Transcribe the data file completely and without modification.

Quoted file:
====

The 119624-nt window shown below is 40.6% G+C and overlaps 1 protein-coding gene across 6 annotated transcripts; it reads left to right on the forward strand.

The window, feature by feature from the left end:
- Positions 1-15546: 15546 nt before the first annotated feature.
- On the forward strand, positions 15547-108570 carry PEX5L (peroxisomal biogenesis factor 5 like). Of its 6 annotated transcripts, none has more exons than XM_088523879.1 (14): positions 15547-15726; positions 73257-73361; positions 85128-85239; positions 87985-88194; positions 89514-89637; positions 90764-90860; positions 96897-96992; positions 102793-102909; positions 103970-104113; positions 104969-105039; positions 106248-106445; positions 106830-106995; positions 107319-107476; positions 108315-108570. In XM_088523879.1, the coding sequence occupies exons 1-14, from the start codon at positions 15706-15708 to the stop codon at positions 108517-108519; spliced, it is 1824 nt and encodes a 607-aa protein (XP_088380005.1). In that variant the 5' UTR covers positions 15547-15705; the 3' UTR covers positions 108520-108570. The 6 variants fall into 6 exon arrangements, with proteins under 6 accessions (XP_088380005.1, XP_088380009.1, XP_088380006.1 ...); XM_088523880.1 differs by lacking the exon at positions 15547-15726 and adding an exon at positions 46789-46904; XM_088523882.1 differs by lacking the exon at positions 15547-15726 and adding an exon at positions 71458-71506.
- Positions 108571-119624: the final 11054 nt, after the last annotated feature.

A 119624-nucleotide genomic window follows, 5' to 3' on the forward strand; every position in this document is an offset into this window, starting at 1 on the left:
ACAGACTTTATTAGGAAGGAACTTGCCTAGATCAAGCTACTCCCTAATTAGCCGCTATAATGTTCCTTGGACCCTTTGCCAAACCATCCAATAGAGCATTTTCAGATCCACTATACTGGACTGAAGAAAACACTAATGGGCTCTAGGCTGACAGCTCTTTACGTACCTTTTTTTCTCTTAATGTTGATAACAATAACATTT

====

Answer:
The 119624-nt window shown below is 40.6% G+C and overlaps 1 protein-coding gene across 6 annotated transcripts; it reads left to right on the forward strand.

The window, feature by feature from the left end:
- Positions 1-15546: 15546 nt before the first annotated feature.
- On the forward strand, positions 15547-108570 carry PEX5L (peroxisomal biogenesis factor 5 like). Of its 6 annotated transcripts, none has more exons than XM_088523879.1 (14): positions 15547-15726; positions 73257-73361; positions 85128-85239; positions 87985-88194; positions 89514-89637; positions 90764-90860; positions 96897-96992; positions 102793-102909; positions 103970-104113; positions 104969-105039; positions 106248-106445; positions 106830-106995; positions 107319-107476; positions 108315-108570. In XM_088523879.1, the coding sequence occupies exons 1-14, from the start codon at positions 15706-15708 to the stop codon at positions 108517-108519; spliced, it is 1824 nt and encodes a 607-aa protein (XP_088380005.1). In that variant the 5' UTR covers positions 15547-15705; the 3' UTR covers positions 108520-108570. The 6 variants fall into 6 exon arrangements, with proteins under 6 accessions (XP_088380005.1, XP_088380009.1, XP_088380006.1 ...); XM_088523880.1 differs by lacking the exon at positions 15547-15726 and adding an exon at positions 46789-46904; XM_088523882.1 differs by lacking the exon at positions 15547-15726 and adding an exon at positions 71458-71506.
- Positions 108571-119624: the final 11054 nt, after the last annotated feature.

A 119624-nucleotide genomic window follows, 5' to 3' on the forward strand; every position in this document is an offset into this window, starting at 1 on the left:
ACAGACTTTATTAGGAAGGAACTTGCCTAGATCAAGCTACTCCCTAATTAGCCGCTATAATGTTCCTTGGACCCTTTGCCAAACCATCCAATAGAGCATTTTCAGATCCACTATACTGGACTGAAGAAAACACTAATGGGCTCTAGGCTGACAGCTCTTTACGTACCTTTTTTTCTCTTAATGTTGATAACAATAACATTT